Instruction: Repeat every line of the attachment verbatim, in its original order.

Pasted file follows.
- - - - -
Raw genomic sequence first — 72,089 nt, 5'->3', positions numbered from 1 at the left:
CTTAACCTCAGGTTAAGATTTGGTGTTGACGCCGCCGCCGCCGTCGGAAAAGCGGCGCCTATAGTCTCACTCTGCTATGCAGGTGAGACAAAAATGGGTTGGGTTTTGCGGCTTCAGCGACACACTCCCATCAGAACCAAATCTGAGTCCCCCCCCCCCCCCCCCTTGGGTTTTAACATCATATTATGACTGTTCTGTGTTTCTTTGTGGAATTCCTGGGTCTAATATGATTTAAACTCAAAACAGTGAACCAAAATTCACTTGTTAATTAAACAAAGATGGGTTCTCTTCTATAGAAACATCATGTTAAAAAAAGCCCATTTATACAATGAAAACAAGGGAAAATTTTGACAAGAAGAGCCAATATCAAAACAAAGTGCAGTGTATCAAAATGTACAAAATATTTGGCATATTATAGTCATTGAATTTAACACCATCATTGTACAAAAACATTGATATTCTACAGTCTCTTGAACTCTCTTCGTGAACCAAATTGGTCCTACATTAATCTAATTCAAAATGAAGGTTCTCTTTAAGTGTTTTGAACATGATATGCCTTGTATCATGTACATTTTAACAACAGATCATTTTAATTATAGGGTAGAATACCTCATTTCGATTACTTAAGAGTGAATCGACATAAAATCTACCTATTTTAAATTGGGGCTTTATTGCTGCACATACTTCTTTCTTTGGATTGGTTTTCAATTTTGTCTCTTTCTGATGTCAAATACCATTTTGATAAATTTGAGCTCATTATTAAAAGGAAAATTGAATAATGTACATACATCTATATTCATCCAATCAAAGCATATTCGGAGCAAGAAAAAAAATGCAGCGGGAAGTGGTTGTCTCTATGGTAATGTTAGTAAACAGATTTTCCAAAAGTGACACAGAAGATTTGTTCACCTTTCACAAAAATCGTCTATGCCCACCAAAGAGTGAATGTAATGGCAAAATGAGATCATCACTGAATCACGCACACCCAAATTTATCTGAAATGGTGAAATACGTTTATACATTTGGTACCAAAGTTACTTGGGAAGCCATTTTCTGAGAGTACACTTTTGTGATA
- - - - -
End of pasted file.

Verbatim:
Raw genomic sequence first — 72,089 nt, 5'->3', positions numbered from 1 at the left:
CTTAACCTCAGGTTAAGATTTGGTGTTGACGCCGCCGCCGCCGTCGGAAAAGCGGCGCCTATAGTCTCACTCTGCTATGCAGGTGAGACAAAAATGGGTTGGGTTTTGCGGCTTCAGCGACACACTCCCATCAGAACCAAATCTGAGTCCCCCCCCCCCCCCCCCTTGGGTTTTAACATCATATTATGACTGTTCTGTGTTTCTTTGTGGAATTCCTGGGTCTAATATGATTTAAACTCAAAACAGTGAACCAAAATTCACTTGTTAATTAAACAAAGATGGGTTCTCTTCTATAGAAACATCATGTTAAAAAAAGCCCATTTATACAATGAAAACAAGGGAAAATTTTGACAAGAAGAGCCAATATCAAAACAAAGTGCAGTGTATCAAAATGTACAAAATATTTGGCATATTATAGTCATTGAATTTAACACCATCATTGTACAAAAACATTGATATTCTACAGTCTCTTGAACTCTCTTCGTGAACCAAATTGGTCCTACATTAATCTAATTCAAAATGAAGGTTCTCTTTAAGTGTTTTGAACATGATATGCCTTGTATCATGTACATTTTAACAACAGATCATTTTAATTATAGGGTAGAATACCTCATTTCGATTACTTAAGAGTGAATCGACATAAAATCTACCTATTTTAAATTGGGGCTTTATTGCTGCACATACTTCTTTCTTTGGATTGGTTTTCAATTTTGTCTCTTTCTGATGTCAAATACCATTTTGATAAATTTGAGCTCATTATTAAAAGGAAAATTGAATAATGTACATACATCTATATTCATCCAATCAAAGCATATTCGGAGCAAGAAAAAAAATGCAGCGGGAAGTGGTTGTCTCTATGGTAATGTTAGTAAACAGATTTTCCAAAAGTGACACAGAAGATTTGTTCACCTTTCACAAAAATCGTCTATGCCCACCAAAGAGTGAATGTAATGGCAAAATGAGATCATCACTGAATCACGCACACCCAAATTTATCTGAAATGGTGAAATACGTTTATACATTTGGTACCAAAGTTACTTGGGAAGCCATTTTCTGAGAGTACACTTTTGTGATA